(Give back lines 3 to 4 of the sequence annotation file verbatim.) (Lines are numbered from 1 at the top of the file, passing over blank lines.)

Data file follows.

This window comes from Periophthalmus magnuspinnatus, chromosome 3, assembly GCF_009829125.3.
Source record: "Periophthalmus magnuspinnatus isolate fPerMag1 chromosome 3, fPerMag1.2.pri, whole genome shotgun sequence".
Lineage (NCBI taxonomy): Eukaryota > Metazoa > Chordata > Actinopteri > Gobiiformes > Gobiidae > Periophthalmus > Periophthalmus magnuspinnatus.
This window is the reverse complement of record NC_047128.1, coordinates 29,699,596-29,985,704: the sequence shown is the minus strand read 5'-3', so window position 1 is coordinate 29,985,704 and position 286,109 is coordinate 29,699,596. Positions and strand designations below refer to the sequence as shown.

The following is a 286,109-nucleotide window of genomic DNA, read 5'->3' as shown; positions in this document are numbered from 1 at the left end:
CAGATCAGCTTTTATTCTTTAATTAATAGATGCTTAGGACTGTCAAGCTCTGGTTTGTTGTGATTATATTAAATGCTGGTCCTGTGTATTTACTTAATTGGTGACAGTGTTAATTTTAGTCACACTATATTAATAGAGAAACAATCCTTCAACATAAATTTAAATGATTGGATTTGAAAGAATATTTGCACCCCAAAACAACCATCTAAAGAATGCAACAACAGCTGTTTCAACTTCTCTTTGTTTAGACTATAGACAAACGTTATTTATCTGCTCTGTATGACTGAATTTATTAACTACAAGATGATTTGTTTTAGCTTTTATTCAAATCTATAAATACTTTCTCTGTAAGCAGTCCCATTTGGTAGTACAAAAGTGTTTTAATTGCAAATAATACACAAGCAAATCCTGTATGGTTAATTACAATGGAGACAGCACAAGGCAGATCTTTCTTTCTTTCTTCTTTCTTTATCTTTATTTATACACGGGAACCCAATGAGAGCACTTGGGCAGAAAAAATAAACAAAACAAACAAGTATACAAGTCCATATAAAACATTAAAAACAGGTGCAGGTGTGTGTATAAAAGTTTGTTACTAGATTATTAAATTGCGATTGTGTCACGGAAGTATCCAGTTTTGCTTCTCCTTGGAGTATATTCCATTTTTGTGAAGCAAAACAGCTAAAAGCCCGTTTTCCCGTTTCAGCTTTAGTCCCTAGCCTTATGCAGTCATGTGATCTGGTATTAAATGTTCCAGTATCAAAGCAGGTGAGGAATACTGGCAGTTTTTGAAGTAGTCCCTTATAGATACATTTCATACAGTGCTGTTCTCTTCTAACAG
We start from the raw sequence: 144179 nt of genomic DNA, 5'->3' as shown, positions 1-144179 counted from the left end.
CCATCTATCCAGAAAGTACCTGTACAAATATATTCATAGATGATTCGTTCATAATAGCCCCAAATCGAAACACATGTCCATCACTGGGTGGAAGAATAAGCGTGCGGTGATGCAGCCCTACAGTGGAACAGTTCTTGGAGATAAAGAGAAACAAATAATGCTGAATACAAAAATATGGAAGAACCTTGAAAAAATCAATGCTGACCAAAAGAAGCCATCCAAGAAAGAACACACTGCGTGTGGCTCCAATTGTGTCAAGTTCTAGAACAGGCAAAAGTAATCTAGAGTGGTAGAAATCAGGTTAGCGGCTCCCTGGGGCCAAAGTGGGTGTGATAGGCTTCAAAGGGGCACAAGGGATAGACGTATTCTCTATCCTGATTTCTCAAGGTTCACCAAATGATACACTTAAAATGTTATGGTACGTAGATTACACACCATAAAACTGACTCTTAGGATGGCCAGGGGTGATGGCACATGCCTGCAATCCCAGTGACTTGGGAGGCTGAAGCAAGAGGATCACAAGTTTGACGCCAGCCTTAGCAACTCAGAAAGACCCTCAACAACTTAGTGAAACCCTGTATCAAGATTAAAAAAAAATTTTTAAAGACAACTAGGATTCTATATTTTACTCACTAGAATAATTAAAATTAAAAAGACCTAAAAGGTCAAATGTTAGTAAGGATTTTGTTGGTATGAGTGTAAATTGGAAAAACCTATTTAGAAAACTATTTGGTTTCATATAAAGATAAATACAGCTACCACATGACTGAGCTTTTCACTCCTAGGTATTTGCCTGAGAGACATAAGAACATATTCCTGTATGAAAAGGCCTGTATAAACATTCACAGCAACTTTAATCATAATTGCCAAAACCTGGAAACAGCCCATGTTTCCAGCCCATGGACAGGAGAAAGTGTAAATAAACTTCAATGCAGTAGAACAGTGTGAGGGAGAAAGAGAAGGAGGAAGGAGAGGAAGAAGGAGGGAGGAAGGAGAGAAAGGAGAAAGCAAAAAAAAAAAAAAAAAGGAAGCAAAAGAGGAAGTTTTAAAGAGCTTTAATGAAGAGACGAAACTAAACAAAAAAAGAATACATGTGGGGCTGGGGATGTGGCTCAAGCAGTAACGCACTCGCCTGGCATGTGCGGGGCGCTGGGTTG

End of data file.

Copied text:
Lineage (NCBI taxonomy): Eukaryota > Metazoa > Chordata > Actinopteri > Gobiiformes > Gobiidae > Periophthalmus > Periophthalmus magnuspinnatus.
This window is the reverse complement of record NC_047128.1, coordinates 29,699,596-29,985,704: the sequence shown is the minus strand read 5'-3', so window position 1 is coordinate 29,985,704 and position 286,109 is coordinate 29,699,596. Positions and strand designations below refer to the sequence as shown.